Why is the lateral legal recruitment market so strong at the moment?

Our consultant Warren Lefton talks about the current lateral partner market and why it is now very busy.

Portrait photo of MRA Search consultant and director Warren Lefton in black and white

Partners keep asking me why the lateral recruitment market is currently so strong. The only way for me to answer it is to turn the question back onto those partners who seem open to the possibility of a move. I keep getting the same answers:

Firstly, pent-up demand/ law firms not being as affected by the current crisis

During the first part of 2020, the market was challenging. Most moves (aside from restructuring) were ones which were already well-advanced in a process and seemed very strategic. But, by the summer, law firms realised that the pandemic wasn’t affecting them as badly as other businesses and things started to change. In fact, we’ve seen a number of firms – particularly US firms, which finished their accounting year in December – increase their profitability and revenues. Will this be the case with the UK? I suspect the top 50 firms will post marginal gains or, at worse, be flat. With law firms realising their revenues and profitability weren’t being hampered too much, this gave them the confidence to be open again to seeing lateral partners. Therefore, the number of lateral processes increased from July through to this year, and we’re seeing a huge amount landing.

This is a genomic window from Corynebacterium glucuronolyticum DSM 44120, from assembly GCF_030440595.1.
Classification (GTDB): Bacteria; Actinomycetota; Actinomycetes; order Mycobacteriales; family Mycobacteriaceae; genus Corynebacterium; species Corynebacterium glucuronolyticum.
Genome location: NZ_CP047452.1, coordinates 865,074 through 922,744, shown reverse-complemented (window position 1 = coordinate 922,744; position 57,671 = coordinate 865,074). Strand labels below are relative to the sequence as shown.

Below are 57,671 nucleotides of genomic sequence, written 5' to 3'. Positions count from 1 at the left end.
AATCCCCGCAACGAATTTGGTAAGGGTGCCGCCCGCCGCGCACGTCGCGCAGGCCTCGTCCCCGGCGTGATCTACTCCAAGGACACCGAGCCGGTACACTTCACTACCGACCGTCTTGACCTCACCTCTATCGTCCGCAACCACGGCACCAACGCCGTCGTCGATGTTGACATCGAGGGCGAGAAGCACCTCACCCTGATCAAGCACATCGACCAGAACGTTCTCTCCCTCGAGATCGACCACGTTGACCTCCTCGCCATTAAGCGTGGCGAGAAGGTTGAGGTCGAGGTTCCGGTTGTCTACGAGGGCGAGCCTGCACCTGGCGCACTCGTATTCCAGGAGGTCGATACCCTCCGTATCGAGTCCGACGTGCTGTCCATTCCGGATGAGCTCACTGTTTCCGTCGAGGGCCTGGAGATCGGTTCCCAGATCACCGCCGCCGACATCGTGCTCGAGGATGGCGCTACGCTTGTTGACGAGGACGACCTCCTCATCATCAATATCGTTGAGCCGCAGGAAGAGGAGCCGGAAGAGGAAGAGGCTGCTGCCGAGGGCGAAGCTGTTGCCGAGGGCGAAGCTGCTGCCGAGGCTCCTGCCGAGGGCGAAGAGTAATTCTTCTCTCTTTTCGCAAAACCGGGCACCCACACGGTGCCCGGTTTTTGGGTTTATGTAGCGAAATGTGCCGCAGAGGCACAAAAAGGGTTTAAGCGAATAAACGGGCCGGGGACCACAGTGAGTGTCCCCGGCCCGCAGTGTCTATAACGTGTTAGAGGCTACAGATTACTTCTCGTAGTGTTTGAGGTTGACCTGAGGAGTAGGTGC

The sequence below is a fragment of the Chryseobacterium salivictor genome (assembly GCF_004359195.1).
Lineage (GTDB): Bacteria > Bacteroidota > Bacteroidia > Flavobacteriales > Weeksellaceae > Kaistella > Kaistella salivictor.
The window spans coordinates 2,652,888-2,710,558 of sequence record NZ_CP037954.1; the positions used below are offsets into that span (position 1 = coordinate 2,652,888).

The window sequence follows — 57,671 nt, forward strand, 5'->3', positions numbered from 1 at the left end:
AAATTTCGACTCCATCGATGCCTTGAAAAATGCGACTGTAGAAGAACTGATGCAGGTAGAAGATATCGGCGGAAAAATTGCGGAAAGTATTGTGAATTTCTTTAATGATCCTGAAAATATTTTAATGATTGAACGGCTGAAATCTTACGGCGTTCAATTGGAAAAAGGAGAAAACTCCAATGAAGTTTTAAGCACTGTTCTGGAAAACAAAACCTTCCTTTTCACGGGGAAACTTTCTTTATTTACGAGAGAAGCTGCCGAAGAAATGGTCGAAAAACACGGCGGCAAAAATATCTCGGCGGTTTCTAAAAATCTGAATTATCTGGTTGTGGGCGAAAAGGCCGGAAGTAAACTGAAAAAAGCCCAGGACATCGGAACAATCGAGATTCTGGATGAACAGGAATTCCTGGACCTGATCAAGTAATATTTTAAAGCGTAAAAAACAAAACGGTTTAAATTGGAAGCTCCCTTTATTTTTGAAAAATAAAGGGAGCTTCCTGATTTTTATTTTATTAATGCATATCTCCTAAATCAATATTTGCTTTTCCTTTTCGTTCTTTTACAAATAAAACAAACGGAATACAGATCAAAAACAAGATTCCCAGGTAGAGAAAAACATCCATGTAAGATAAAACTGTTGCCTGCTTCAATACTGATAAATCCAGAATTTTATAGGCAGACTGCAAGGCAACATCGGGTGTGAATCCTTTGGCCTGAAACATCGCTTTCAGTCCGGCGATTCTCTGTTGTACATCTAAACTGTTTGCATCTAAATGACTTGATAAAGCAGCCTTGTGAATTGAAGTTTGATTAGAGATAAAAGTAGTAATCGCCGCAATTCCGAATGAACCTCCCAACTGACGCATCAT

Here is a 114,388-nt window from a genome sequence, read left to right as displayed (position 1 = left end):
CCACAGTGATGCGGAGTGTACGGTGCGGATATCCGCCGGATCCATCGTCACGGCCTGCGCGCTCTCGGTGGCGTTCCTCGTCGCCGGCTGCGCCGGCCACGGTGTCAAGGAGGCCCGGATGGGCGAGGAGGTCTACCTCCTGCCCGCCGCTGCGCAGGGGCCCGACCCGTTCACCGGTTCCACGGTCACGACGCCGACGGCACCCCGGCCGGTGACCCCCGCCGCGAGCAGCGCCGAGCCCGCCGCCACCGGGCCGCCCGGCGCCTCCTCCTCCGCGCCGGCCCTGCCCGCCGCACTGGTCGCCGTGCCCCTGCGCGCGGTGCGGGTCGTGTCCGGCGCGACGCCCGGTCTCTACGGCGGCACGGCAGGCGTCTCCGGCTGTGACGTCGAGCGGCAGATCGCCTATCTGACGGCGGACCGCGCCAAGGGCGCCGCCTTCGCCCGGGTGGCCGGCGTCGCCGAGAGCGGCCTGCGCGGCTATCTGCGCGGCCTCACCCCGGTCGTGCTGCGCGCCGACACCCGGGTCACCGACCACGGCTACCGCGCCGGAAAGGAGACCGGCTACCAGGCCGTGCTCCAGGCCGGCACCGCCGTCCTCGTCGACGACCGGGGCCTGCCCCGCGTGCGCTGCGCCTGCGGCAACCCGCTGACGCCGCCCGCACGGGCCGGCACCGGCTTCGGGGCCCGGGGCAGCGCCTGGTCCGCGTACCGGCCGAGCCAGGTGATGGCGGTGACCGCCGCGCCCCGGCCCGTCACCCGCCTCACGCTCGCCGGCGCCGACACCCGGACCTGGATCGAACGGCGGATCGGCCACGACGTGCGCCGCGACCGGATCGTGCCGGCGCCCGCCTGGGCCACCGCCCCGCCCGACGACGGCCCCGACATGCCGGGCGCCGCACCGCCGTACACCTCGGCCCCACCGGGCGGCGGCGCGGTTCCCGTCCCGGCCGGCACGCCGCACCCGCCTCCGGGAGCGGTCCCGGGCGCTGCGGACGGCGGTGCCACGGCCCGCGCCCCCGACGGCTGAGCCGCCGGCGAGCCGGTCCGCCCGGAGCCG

Secondly, boredom

The pandemic has given partners more time to contemplate ‘where they’re at’ in their lives and what they might want to achieve. Being at home has meant most partners’ lives have become more fluid. This has freed up the time they have to talk to headhunters and deal with other things in their lives. If they get a call with an interesting opportunity, they have more scope to explore it. Even when they have limited push factors. Occasionally I get the comment: ‘I don’t have any push factors’, but we all know everyone has push factors. It’s more about how pressing they are, and I would argue more partners have had the time to consider those more recently. Going through a lateral process tends to accentuate those push factors and, if a partner is tempted to have an informal call, they can end up deciding the grass is greener elsewhere.

Thirdly, cultural issues/fellow partners/strength of their practice

There are always rifts between partners. Especially when a firm has a more meritocratic partnership. This can lead to animosity and feeling hard done by. In addition, I suspect in an environment where no-one can see each other and where business development is more on a 1-2-1 basis rather than in groups, individualistic behaviours become more prominent. Furthermore, as people are working in a more siloed fashion (which is inevitable when they’re not in the office), partners start to feel that their practices are purely theirs. This gives them confidence when talking to other firms about the strength of their client following.

I’m sure there are other factors, as well as the usual attraction of moving to either a more profitable firm, a better platform, or the desire to build something new for a firm. Or even in many cases, the strategic direction of their own firm.

For more information on the Partner search market please contact Warren Lefton.

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